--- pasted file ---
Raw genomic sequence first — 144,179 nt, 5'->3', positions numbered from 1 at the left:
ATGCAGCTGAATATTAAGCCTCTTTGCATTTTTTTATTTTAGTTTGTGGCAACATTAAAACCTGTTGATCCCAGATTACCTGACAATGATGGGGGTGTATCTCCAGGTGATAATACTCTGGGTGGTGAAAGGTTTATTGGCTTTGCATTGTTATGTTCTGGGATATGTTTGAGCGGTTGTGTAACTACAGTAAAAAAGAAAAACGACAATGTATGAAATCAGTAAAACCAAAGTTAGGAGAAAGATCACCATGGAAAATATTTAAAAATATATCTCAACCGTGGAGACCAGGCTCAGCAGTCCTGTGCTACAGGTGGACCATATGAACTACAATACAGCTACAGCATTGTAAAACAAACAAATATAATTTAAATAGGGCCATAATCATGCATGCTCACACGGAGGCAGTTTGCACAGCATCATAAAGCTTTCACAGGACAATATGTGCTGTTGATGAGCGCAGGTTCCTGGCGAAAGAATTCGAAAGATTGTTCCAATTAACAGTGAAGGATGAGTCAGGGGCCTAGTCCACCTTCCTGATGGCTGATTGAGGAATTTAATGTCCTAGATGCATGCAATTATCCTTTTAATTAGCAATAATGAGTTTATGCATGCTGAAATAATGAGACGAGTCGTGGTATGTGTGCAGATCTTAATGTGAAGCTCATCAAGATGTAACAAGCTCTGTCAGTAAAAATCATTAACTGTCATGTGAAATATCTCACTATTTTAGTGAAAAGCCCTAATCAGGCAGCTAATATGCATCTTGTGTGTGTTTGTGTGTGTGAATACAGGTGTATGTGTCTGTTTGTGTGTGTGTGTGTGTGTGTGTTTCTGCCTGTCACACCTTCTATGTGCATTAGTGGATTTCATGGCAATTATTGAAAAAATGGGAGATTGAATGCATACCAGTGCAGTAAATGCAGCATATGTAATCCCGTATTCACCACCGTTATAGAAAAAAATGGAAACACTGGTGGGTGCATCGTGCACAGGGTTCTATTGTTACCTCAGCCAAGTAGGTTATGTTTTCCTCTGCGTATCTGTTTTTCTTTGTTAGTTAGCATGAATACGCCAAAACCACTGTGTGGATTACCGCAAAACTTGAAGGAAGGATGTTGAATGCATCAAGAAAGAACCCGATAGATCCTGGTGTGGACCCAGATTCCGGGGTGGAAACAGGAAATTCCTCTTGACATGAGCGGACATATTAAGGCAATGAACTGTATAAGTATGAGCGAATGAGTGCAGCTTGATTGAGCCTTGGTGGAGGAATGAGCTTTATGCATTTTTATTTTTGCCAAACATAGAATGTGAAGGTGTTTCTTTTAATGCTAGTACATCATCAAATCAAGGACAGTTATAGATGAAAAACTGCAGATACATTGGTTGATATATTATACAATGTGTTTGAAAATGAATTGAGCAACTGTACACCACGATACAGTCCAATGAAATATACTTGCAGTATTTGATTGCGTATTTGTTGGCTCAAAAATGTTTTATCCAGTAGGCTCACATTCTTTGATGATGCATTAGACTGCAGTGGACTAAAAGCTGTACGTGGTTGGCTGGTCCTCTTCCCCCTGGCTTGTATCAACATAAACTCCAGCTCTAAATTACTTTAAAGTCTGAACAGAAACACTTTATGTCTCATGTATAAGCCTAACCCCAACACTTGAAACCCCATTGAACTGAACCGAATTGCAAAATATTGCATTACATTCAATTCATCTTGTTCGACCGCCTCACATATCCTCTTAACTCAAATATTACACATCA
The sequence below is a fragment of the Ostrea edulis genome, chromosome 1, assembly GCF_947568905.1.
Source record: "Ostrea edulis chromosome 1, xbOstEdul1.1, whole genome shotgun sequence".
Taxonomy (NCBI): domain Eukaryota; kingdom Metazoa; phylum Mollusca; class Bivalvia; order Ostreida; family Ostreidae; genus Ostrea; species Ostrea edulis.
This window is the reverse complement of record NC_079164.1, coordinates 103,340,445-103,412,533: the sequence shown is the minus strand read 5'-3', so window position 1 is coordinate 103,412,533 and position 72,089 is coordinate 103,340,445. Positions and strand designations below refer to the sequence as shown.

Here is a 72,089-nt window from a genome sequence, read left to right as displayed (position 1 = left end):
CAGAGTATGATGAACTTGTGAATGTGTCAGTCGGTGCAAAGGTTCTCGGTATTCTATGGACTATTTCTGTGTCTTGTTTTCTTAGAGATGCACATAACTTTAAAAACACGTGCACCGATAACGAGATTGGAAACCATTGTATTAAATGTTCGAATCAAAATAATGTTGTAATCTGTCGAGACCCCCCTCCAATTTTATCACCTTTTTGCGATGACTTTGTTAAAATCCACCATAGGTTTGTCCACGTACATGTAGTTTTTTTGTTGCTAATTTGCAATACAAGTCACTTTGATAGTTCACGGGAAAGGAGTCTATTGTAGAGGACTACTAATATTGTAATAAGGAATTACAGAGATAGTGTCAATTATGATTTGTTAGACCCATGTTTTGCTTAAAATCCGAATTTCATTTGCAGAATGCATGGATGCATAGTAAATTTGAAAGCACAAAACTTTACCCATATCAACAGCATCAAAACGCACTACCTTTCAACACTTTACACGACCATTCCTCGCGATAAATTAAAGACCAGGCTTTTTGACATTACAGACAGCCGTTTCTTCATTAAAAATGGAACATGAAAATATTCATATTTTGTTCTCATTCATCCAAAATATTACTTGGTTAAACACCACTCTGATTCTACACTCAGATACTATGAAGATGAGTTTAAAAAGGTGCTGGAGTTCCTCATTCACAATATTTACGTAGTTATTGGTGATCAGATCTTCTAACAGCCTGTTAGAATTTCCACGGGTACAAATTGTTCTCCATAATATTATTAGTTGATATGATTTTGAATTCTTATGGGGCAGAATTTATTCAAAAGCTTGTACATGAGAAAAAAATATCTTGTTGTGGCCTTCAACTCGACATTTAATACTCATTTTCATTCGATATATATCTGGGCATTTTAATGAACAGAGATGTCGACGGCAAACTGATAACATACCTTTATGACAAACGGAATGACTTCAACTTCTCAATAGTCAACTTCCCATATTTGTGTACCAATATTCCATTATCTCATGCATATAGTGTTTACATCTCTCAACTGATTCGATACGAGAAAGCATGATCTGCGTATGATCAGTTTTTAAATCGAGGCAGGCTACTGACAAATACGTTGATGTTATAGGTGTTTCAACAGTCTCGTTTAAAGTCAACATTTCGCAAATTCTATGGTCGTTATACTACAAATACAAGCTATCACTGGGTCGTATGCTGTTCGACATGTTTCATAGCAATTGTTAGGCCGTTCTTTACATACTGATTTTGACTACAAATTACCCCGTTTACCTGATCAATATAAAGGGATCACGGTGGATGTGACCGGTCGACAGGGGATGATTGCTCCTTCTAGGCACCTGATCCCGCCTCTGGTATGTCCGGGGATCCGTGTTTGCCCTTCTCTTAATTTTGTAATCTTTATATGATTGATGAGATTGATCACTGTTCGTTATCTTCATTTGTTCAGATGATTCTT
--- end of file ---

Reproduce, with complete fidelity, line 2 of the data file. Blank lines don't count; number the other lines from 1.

ATGCAGCTGAATATTAAGCCTCTTTGCATTTTTTTATTTTAGTTTGTGGCAACATTAAAACCTGTTGATCCCAGATTACCTGACAATGATGGGGGTGTATCTCCAGGTGATAATACTCTGGGTGGTGAAAGGTTTATTGGCTTTGCATTGTTATGTTCTGGGATATGTTTGAGCGGTTGTGTAACTACAGTAAAAAAGAAAAACGACAATGTATGAAATCAGTAAAACCAAAGTTAGGAGAAAGATCACCATGGAAAATATTTAAAAATATATCTCAACCGTGGAGACCAGGCTCAGCAGTCCTGTGCTACAGGTGGACCATATGAACTACAATACAGCTACAGCATTGTAAAACAAACAAATATAATTTAAATAGGGCCATAATCATGCATGCTCACACGGAGGCAGTTTGCACAGCATCATAAAGCTTTCACAGGACAATATGTGCTGTTGATGAGCGCAGGTTCCTGGCGAAAGAATTCGAAAGATTGTTCCAATTAACAGTGAAGGATGAGTCAGGGGCCTAGTCCACCTTCCTGATGGCTGATTGAGGAATTTAATGTCCTAGATGCATGCAATTATCCTTTTAATTAGCAATAATGAGTTTATGCATGCTGAAATAATGAGACGAGTCGTGGTATGTGTGCAGATCTTAATGTGAAGCTCATCAAGATGTAACAAGCTCTGTCAGTAAAAATCATTAACTGTCATGTGAAATATCTCACTATTTTAGTGAAAAGCCCTAATCAGGCAGCTAATATGCATCTTGTGTGTGTTTGTGTGTGTGAATACAGGTGTATGTGTCTGTTTGTGTGTGTGTGTGTGTGTGTGTTTCTGCCTGTCACACCTTCTATGTGCATTAGTGGATTTCATGGCAATTATTGAAAAAATGGGAGATTGAATGCATACCAGTGCAGTAAATGCAGCATATGTAATCCCGTATTCACCACCGTTATAGAAAAAAATGGAAACACTGGTGGGTGCATCGTGCACAGGGTTCTATTGTTACCTCAGCCAAGTAGGTTATGTTTTCCTCTGCGTATCTGTTTTTCTTTGTTAGTTAGCATGAATACGCCAAAACCACTGTGTGGATTACCGCAAAACTTGAAGGAAGGATGTTGAATGCATCAAGAAAGAACCCGATAGATCCTGGTGTGGACCCAGATTCCGGGGTGGAAACAGGAAATTCCTCTTGACATGAGCGGACATATTAAGGCAATGAACTGTATAAGTATGAGCGAATGAGTGCAGCTTGATTGAGCCTTGGTGGAGGAATGAGCTTTATGCATTTTTATTTTTGCCAAACATAGAATGTGAAGGTGTTTCTTTTAATGCTAGTACATCATCAAATCAAGGACAGTTATAGATGAAAAACTGCAGATACATTGGTTGATATATTATACAATGTGTTTGAAAATGAATTGAGCAACTGTACACCACGATACAGTCCAATGAAATATACTTGCAGTATTTGATTGCGTATTTGTTGGCTCAAAAATGTTTTATCCAGTAGGCTCACATTCTTTGATGATGCATTAGACTGCAGTGGACTAAAAGCTGTACGTGGTTGGCTGGTCCTCTTCCCCCTGGCTTGTATCAACATAAACTCCAGCTCTAAATTACTTTAAAGTCTGAACAGAAACACTTTATGTCTCATGTATAAGCCTAACCCCAACACTTGAAACCCCATTGAACTGAACCGAATTGCAAAATATTGCATTACATTCAATTCATCTTGTTCGACCGCCTCACATATCCTCTTAACTCAAATATTACACATCA